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Reading the bottom board card


#1

Hi all!

I’m new to beekeeping and started this summer roundabout six weeks ago with one flow hive and package bees. I just try to get them fit for the winter that they have a good start next year.

One week ago I put the bottom board card in the upper position to learn about my bees and look for varroa. Ants are blocked out with sticky " socks" round the stands of the hive ( works very well). The card looks like in the photo attached.

I have now three questions:

  1. how many bees will be in the hive round about? I started with a package with 1500 bees and a young queen from this year (buckfast F1). Seems they are living now on four to five frames. Breeding is obvious.

  2. these little black double strings on the second photo I can’t identify. Don’t find them in my books. Does anyone know what it is?

  3. I found four death adult varroa mites on the board (within one week), no young ones. Any reason to worry or treat?

Thanks a lot for your help!


#2

Impossible to say, but why does it matter? If all frames are fully drawn and covered with bees, the colony is OK. If not, you may want to reduce it down to a 5 frame nucleus box over winter. Plus don’t forget to feed when needed.

Wax moth poo.

You can’t tell from looking at the board. The best way is a sugar roll test - Google will tell you how. The University of Minnesota developed the test and has instructions on how to use the results.


#3

I agree. There appears to be only 4 seams of bees, so quite small and the queen will be reducing her lay rate by now. How many frames are drawn?


#4

Thanks for your fast replies, Dawn and Dee,

I was just curious about the development and I thought there might be some standards like “1 drawn frame counts whatsoever amount of bees in Langstroth size”.

And yes - it’s a small folk. There are not more than five frames fully drawn. I started late in the year and that s why I’m little worried if they are big enough to survive the winter. But fortunaltely winter are neither strong nor long in my area. I fed them well and they take the food quite fast ( about 1 kg per week). Give them sugar syrup and a suger/pollen paste extra.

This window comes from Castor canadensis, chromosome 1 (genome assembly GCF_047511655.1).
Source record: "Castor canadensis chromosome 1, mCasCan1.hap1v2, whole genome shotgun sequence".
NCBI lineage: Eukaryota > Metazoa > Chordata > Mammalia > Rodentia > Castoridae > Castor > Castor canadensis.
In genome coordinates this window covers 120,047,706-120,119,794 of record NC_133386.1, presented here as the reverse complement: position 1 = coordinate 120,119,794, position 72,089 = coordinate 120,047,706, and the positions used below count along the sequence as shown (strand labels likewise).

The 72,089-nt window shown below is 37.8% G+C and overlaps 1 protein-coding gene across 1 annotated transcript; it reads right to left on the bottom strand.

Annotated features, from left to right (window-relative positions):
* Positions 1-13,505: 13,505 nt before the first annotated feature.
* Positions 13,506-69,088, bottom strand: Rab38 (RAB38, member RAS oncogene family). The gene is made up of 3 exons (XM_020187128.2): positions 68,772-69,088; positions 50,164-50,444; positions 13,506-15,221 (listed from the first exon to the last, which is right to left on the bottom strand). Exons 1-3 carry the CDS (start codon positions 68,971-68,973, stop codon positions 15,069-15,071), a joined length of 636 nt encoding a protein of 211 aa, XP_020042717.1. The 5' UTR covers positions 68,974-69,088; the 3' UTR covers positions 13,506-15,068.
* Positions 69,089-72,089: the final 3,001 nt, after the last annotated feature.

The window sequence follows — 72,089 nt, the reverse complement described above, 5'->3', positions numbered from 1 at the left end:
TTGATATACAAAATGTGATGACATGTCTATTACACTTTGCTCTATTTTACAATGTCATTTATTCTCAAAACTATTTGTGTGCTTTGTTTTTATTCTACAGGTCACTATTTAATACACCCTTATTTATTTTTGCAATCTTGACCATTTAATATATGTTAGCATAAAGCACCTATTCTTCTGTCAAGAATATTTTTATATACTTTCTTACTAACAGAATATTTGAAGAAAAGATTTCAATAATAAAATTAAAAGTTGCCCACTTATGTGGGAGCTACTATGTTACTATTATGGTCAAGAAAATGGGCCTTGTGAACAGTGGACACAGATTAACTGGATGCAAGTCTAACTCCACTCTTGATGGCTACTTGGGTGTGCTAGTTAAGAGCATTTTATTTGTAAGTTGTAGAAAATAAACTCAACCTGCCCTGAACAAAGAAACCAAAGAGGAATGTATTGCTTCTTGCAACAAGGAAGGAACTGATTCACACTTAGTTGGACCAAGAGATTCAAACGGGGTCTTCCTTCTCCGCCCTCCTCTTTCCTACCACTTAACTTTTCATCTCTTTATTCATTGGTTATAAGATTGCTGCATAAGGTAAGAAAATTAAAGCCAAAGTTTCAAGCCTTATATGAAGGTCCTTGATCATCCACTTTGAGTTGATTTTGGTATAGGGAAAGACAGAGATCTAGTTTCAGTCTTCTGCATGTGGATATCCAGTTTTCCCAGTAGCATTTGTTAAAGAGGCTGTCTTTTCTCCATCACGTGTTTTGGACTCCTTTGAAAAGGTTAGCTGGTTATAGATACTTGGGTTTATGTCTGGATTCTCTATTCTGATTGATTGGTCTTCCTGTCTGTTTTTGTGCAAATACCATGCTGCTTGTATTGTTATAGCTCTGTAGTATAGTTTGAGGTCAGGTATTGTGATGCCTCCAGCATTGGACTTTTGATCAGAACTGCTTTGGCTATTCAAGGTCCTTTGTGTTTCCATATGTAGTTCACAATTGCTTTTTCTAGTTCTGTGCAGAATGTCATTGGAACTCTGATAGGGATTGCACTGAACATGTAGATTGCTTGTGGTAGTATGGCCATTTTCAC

I don’t have a nuc box till now, but I will narrow the space when I see that they are not growing any more. In the moment I have the impression they do still grow.

I know about that powder sugar rolling method - and I’m already looking for the equipment to do it. Seems to be one of the most accurate methods. Beekeeping scientists here just recommend the card diagnose anyway as an easy method to get an overview. It is said that there is a relationship between the natural death fall of mites and the total amount of mites in the hive - depending on the time of the year. Doesn’t disturb the bees at all.


#5

That is old thinking. Randy Oliver at Scientific Beekeeping has investigated it thoroughly and doesn’t use it any more as it is too unreliable. :worried:
http://scientificbeekeeping.com/fighting-varroa-reconnaissance-mite-sampling/


#6

The[quote=“bumblebee, post:1, topic:8341”]
little black double strings
[/quote]

look like anthers, part of the stamens from flowers, the part that holds the pollen


#7

This time of year I would be working on getting them to build stores to get through winter. Seems to be a small hive but if you reduce the size of the hive and feed now and over winter then they should be OK.

Cheers
Rob.


#8

That’s what I thought also in the end. Somebody suggested ash from the smoker - also possible. I use hemp stems (not the psychotropic one). I’ll take another sample (if it occurs again) and put it under the microscope. It’s not wax moth poo. To small for that and different.


#9

Looking again with my glasses on, I agree. It really sucks getting older… :blush:


#10

Wrong shape too :slight_smile:


#11

Ha! same problem here. Have to use progessive lenses meanwhile. Glamour is gone :blush:
Still don´t know what is is, but bees are well. I let you know when I got it. I´ll show it to the people in the beekeepers club here at the next meeting.

Jan